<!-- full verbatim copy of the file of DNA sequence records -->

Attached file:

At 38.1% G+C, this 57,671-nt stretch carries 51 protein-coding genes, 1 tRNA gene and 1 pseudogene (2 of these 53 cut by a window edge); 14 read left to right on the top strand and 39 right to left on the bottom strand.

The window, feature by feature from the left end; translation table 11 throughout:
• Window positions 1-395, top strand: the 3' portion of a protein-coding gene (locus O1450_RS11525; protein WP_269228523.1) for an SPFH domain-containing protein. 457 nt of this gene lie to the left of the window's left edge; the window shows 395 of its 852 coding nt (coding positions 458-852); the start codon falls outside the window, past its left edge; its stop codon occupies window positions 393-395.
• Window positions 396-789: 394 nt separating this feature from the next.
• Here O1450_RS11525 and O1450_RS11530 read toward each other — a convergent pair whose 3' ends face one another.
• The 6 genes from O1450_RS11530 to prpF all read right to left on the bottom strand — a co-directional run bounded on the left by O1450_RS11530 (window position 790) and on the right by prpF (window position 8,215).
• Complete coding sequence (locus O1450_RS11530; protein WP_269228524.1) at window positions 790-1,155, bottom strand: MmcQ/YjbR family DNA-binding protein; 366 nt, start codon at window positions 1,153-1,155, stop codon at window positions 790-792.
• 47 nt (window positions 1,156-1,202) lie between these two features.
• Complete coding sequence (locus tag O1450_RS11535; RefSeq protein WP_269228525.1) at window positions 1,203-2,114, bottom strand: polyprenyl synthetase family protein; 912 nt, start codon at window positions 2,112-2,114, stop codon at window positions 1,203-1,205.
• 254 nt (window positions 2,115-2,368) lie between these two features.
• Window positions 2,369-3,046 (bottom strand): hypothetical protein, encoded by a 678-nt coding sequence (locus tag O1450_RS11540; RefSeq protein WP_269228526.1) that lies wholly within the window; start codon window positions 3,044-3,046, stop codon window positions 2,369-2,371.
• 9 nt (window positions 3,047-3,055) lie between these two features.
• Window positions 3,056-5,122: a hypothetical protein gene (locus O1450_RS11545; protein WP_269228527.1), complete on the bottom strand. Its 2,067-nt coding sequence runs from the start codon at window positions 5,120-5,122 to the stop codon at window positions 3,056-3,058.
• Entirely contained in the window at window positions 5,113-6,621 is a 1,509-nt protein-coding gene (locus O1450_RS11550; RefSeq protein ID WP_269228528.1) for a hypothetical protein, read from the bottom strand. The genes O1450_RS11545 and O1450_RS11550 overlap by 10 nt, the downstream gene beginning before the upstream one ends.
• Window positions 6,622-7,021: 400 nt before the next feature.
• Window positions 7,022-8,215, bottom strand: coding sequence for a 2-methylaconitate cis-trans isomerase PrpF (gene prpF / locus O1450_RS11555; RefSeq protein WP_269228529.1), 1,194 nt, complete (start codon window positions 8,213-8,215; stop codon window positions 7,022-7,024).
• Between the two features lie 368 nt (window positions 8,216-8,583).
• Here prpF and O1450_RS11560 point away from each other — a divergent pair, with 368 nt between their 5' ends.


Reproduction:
At 38.1% G+C, this 57,671-nt stretch carries 51 protein-coding genes, 1 tRNA gene and 1 pseudogene (2 of these 53 cut by a window edge); 14 read left to right on the top strand and 39 right to left on the bottom strand.

The window, feature by feature from the left end; translation table 11 throughout:
• Window positions 1-395, top strand: the 3' portion of a protein-coding gene (locus O1450_RS11525; protein WP_269228523.1) for an SPFH domain-containing protein. 457 nt of this gene lie to the left of the window's left edge; the window shows 395 of its 852 coding nt (coding positions 458-852); the start codon falls outside the window, past its left edge; its stop codon occupies window positions 393-395.
• Window positions 396-789: 394 nt separating this feature from the next.
• Here O1450_RS11525 and O1450_RS11530 read toward each other — a convergent pair whose 3' ends face one another.
• The 6 genes from O1450_RS11530 to prpF all read right to left on the bottom strand — a co-directional run bounded on the left by O1450_RS11530 (window position 790) and on the right by prpF (window position 8,215).
• Complete coding sequence (locus O1450_RS11530; protein WP_269228524.1) at window positions 790-1,155, bottom strand: MmcQ/YjbR family DNA-binding protein; 366 nt, start codon at window positions 1,153-1,155, stop codon at window positions 790-792.
• 47 nt (window positions 1,156-1,202) lie between these two features.
• Complete coding sequence (locus tag O1450_RS11535; RefSeq protein WP_269228525.1) at window positions 1,203-2,114, bottom strand: polyprenyl synthetase family protein; 912 nt, start codon at window positions 2,112-2,114, stop codon at window positions 1,203-1,205.
• 254 nt (window positions 2,115-2,368) lie between these two features.
• Window positions 2,369-3,046 (bottom strand): hypothetical protein, encoded by a 678-nt coding sequence (locus tag O1450_RS11540; RefSeq protein WP_269228526.1) that lies wholly within the window; start codon window positions 3,044-3,046, stop codon window positions 2,369-2,371.
• 9 nt (window positions 3,047-3,055) lie between these two features.
• Window positions 3,056-5,122: a hypothetical protein gene (locus O1450_RS11545; protein WP_269228527.1), complete on the bottom strand. Its 2,067-nt coding sequence runs from the start codon at window positions 5,120-5,122 to the stop codon at window positions 3,056-3,058.
• Entirely contained in the window at window positions 5,113-6,621 is a 1,509-nt protein-coding gene (locus O1450_RS11550; RefSeq protein ID WP_269228528.1) for a hypothetical protein, read from the bottom strand. The genes O1450_RS11545 and O1450_RS11550 overlap by 10 nt, the downstream gene beginning before the upstream one ends.
• Window positions 6,622-7,021: 400 nt before the next feature.
• Window positions 7,022-8,215, bottom strand: coding sequence for a 2-methylaconitate cis-trans isomerase PrpF (gene prpF / locus O1450_RS11555; RefSeq protein WP_269228529.1), 1,194 nt, complete (start codon window positions 8,213-8,215; stop codon window positions 7,022-7,024).
• Between the two features lie 368 nt (window positions 8,216-8,583).
• Here prpF and O1450_RS11560 point away from each other — a divergent pair, with 368 nt between their 5' ends.